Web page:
Jazz, aliens, and witchcraft collide in this collection of short stories by renowned author Emmanuel Dongala. The influence of Kongo culture is tangible throughout, as customary beliefs clash with party conceptions of scientific and rational thought. In the first half of Jazz and Palm Wine, the characters emerge victorious from decades of colonial exploitation in the Congo only to confront the burdensome bureaucracy, oppressive legal systems, and corrupt governments of the post-colonial era. The ruling political party attempts to impose order and scientific thinking while the people struggles to deal with drought, infertility, and impossible regulations and policies; both sides mix witchcraft, diplomacy, and violence in their efforts to survive. The second half of the book is set in the United States during the turbulent civil rights struggles of the 1960s. In the title story, African and American leaders come together to save the world from extraterrestrials by serving vast quantities of palm wine and playing American jazz. The stories in Jazz and Palm Wine prompt conversations about identity, race, and co-existence, providing contextualization and a historical dimension that is often sorely lacking. Through these collisions and clashes, Dongala suggests a pathway to racial harmony, peaceful co-existence, and individual liberty through artistic creation.
Foreword by Dominic Thomas. "Harmony and Liberty or Jazz and Palm Wine"
The Astonishing and Dialectic Downfall of Comrade Kali Tchikati
A Day in the Life of Augustine Amaya
Old Likibi's Trial
Jazz and Palm Wine
My Ghost Train
A Love Supreme
Dongala is a novelist and short story writer who has written about daily life in Central Africa, the horrors of war, and of his love for the music of John Coltrane.~France Inter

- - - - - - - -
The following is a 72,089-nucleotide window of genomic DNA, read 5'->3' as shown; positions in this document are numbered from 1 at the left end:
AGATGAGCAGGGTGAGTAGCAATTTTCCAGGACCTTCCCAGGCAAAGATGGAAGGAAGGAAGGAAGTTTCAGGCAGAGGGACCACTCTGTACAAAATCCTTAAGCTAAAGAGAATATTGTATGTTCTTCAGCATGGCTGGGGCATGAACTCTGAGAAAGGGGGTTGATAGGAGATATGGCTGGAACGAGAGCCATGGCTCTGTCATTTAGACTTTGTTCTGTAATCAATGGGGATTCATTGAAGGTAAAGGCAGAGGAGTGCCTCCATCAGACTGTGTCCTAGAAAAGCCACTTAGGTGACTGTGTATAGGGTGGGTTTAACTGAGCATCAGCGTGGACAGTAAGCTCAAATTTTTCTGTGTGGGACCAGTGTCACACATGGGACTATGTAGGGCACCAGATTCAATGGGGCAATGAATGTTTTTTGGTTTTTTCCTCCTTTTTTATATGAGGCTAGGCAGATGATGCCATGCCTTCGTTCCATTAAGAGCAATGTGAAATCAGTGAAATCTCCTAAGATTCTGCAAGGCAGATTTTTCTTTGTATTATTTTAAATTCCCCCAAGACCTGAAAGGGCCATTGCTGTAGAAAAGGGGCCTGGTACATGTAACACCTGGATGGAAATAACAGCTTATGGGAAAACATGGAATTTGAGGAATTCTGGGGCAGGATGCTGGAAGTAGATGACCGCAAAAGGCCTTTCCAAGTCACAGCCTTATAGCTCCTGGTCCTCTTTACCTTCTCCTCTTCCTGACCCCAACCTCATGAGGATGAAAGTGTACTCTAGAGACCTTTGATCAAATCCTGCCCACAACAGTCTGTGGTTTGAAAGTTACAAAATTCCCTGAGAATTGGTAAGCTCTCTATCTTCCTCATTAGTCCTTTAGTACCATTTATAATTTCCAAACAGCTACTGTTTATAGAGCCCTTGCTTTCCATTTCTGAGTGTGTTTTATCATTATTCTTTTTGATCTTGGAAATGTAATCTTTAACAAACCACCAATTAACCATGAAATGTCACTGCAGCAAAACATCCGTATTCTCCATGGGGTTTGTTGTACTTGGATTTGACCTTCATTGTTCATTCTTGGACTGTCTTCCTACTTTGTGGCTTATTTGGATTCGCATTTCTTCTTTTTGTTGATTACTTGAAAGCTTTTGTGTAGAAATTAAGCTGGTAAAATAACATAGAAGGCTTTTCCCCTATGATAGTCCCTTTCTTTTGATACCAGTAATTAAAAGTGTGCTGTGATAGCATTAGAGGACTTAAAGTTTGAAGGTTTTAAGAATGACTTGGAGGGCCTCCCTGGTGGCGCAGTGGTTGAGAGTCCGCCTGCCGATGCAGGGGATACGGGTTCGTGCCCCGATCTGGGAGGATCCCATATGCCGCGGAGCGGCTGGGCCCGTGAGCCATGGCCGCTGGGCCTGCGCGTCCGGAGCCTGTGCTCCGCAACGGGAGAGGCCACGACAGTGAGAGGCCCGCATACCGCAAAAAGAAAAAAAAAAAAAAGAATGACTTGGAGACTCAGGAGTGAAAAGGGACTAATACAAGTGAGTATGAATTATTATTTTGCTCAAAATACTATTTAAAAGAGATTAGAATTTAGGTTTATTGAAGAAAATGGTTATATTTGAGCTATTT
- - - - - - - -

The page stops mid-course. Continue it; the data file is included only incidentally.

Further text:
Dongala's striking story collection, originally published in France in 1982, includes political tales set in his native Congo and jazz-themed pieces set in America. . . . Dongala's prose can be quite moving, and his writing full of marvelous, lyrical imagery, as when he describes the evening as 'those inchoate and fugitive hours when the daylight begins to fade and darkness gradually spreads its cloak.'~Publishers Weekly
Hidden under the apparent farcical naïveté of each story, such as the one in which only the intoxicating powers of palm wine are able to temper the extra-terrestrials that have taken control over the planet, one finds some of the most beautiful words ever written about the dashed hopes of newly independent African states, summoned like a distant echo by the profound tragedy of the genius saxophonist that was Coltrane.~Africultures
"The translation feels fresh and alive, while the introductory material by Dominic Thomas gives a great sense of Dongala's work in detailed biographical and historical contexts. The publication of an English version of Dongala's collection would be something to celebrate in itself."~AiW
A major figure in the renewal of African writing.~Etonnants Voyageurs
One of the most well-known collections of short stories in francophone Africa. . . . Beyond the political dimension, it is the artist-author's liberty that comes to the surface in the collection and that allows the musicality of language to transcend territorial, ideological and generic borders, all in the relentless pursuit of the absolute.~Virginie Brinker, La Plume Francophone
Dongala is a leading voice among African writers.~Passion des livres
A major writer.~Violaine Binet, Vogue